When we first started in business in Cambridge, MA in the late 80’s, we were near MIT the Massachusetts Institute of Technology. There I meet Andy Hong of the MIT Media Lab, the first customer who brought a case of beer to us to thank us for a job well done. I digress…
Being near MIT, not surprisingly a high tech company moved in near us. The company was called Reflective Technologies and these MIT dudes produced reflective products under the moniker “Illuminite.” We affectionately referred to them as “the shiny guys.” There seemed to be no end of things they tried to make shiny, and it seemed in those days we printed lots of other glittery thing for other customers as well. I once remarked to my production manager Aaron that it seemed it was an endless supply of products we printed with caviar beads, glitter and reflective ink. He quipped, “crows and people like shiny thing.” They surely do.
Basically reflective ink is tiny glass beads with a reflective coating and then some sort of carrier.
There are effective plastisol inks now but probably water-based inks still work best. Basically you want the carrier to mostly go into the fabric and the beads to be on the outside where they will reflect light. Most reflective inks don’t look like all that much until light hits them. That makes them less than impressive when not illumined, and a very difficult thing to market. It also meant that when we printed for the shiny guys that it seemed that we had flashlights glued to the sides of our heads all the time, checking that the ink was really looking reflective.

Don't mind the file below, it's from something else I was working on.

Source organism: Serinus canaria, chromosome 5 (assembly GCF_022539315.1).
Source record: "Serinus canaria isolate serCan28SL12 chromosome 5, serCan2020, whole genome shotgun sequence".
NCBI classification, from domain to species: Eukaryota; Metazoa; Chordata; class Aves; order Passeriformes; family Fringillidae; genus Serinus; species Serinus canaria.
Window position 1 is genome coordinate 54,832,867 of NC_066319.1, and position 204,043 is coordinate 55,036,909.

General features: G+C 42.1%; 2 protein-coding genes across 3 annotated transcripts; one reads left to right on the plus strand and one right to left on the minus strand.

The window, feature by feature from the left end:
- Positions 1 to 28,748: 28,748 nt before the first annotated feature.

Tom will post this weekend about improvements to reflective inks and how effective they can be but from where I sit, some reflections…
A few old school observations:
– reflectivity rarely meets anyone’s expectations. Folks want more shine than you can give them. Don’t oversell it.
– there are “fashion” and “industrial” reflectives, know what you are getting.
– water-based in general seems to work better.
– I don’t believe any reflected ink printed will meet ANSI safety standards. You will need transfers for meeting those requirements, printing will never accomplish it.
– printing thicker deposits of ink doesn’t necessarily mean more reflectivity
– be careful using additives or trying to color the ink, often that will kill the reflectivity
– the ink is always expensive, just running from expensive to extremely expensive. Get your costs figured out before bidding reflective jobs.
– make sure your customer absolutely knows that the most reflective inks only reflect light, they are not shiny when light is not shining on them.